By Kevin Meyer
I'm not a big fan of Fast Company magazine – I once was, but then I grew up and realized there's a lot of fluff masquerading as management and leadership. However I still peruse the rag while waiting for my apparently multi-year subscription to end. How did I get roped into paying for so many years??
But I'll give them some props for an interesting article a couple months ago on "cloning bright spots" to solve problems. I really don't believe in the overall premise of the book being promoted, which sort of aligns to why I no longer like Fast Company itself, but the one anecdote described has other interesting ramifications.
Find a bright spot and clone it.
That's the first step to fixing everything from
addiction to corporate malaise to malnutrition. A problem may look
hopelessly complex. But there's a game plan that can yield movement on
even the toughest issues. And it starts with locating a bright spot — a
ray of hope.
Yeah, well, whatever. That's why this is fluff. So let's get on to the actual story and learn something.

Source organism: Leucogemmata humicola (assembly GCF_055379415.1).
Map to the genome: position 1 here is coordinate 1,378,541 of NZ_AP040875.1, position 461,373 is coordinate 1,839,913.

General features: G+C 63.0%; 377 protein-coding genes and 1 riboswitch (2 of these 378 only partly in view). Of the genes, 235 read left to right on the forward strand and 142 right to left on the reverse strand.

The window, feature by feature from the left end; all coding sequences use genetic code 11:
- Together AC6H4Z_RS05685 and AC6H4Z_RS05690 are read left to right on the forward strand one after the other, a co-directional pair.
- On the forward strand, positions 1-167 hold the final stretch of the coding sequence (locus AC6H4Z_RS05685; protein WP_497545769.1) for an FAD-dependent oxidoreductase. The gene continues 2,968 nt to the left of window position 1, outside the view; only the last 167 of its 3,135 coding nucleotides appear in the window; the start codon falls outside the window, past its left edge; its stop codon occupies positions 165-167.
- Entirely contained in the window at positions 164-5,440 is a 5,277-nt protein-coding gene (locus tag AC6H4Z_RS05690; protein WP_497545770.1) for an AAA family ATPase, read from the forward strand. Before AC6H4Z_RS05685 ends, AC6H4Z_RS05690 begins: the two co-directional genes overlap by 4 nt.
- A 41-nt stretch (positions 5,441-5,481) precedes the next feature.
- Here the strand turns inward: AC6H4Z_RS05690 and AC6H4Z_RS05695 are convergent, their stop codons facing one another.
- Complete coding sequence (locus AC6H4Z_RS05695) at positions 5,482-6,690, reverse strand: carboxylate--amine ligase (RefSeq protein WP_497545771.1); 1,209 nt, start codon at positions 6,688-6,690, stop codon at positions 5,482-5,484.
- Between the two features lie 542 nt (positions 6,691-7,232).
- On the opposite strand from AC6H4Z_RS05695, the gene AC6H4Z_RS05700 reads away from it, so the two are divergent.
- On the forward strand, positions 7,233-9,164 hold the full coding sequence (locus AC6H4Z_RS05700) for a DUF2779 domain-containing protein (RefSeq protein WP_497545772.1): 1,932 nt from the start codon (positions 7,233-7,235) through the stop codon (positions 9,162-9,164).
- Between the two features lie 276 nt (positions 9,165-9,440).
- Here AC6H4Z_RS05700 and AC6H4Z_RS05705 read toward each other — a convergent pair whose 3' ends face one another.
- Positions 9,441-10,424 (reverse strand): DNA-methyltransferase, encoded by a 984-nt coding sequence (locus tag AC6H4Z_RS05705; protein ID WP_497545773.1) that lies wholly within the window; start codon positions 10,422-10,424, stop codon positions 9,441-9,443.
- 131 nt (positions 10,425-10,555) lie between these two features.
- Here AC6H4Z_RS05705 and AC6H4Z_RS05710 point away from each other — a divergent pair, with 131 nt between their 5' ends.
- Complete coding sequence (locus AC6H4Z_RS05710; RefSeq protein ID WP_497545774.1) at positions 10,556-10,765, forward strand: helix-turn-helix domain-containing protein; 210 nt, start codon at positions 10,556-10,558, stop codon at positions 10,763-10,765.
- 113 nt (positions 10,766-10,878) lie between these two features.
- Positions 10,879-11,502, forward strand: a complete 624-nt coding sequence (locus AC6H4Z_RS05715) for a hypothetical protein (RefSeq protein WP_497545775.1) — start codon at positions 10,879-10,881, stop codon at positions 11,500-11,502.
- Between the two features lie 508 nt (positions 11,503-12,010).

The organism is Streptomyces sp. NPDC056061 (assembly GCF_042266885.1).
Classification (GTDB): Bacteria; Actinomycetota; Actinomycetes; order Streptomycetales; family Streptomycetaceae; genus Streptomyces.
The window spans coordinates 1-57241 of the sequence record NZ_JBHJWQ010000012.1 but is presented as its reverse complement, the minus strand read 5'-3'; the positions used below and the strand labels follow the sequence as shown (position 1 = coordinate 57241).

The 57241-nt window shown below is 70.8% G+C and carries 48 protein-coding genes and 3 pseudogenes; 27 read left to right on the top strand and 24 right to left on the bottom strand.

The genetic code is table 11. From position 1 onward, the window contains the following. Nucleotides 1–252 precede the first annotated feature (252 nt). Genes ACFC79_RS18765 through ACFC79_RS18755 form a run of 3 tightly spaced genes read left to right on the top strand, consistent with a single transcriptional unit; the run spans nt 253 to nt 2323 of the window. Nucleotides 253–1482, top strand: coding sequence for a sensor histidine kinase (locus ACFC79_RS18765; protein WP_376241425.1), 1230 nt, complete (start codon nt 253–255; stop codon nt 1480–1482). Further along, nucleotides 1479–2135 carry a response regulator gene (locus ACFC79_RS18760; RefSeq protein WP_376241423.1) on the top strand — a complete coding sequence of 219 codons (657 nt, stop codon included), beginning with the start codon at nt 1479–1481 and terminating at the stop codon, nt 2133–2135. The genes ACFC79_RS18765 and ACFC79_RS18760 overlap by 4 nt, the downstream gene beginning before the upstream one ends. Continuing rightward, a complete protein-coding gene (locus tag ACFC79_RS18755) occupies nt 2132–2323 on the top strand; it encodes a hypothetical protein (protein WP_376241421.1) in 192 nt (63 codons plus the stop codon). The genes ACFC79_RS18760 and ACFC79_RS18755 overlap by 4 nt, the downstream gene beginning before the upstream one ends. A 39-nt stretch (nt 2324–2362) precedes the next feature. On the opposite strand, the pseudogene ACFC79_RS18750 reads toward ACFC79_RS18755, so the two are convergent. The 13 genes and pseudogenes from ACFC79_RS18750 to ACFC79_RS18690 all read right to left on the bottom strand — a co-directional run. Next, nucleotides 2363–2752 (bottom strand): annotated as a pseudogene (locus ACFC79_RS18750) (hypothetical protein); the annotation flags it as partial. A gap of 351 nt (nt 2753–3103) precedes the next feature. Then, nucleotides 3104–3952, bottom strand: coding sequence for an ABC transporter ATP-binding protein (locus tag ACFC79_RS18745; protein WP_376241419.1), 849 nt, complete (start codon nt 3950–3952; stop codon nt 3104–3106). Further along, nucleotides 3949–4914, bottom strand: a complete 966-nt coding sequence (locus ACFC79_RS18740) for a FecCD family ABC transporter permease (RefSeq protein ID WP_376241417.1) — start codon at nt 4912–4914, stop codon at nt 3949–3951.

When we analyze a big, complicated problem — like malnutrition in
Vietnam, or a married couple nearing divorce, or a business on the verge
of bankruptcy — we seek a solution that befits the scale of the
problem. If the problem is a round hole with a 24-inch diameter, our
brains will go looking for a 24-inch peg to fill it. So, naturally, the
experts on malnutrition in Vietnam wanted to talk about poverty and
education and sanitation systems.
Ok I'll buy that. Big problems don't necessarily need big solutions. Big education problems don't necessarily need big education spending, but perhaps a small tweak in behaviors that drive outcomes. Malnutrition in Vietnam doesn't need massive amounts of aid, but an analysis of what's going on – and perhaps just a small change in behavior. Back to our story.
Ignoring the experts, Sternin traveled to a local village and called
together all the village's mothers. He asked for their assistance in
finding ways to nourish their kids better, and they agreed to help. As
the first step, they went out in teams to weigh and measure every child
in the village. Then, they pored over the results together with Sternin.
He asked them, "Did you find any very, very poor kids who are bigger
and healthier than the typical child?" The women, scanning the data,
nodded and said, "Có, có, có." (Yes, yes, yes.)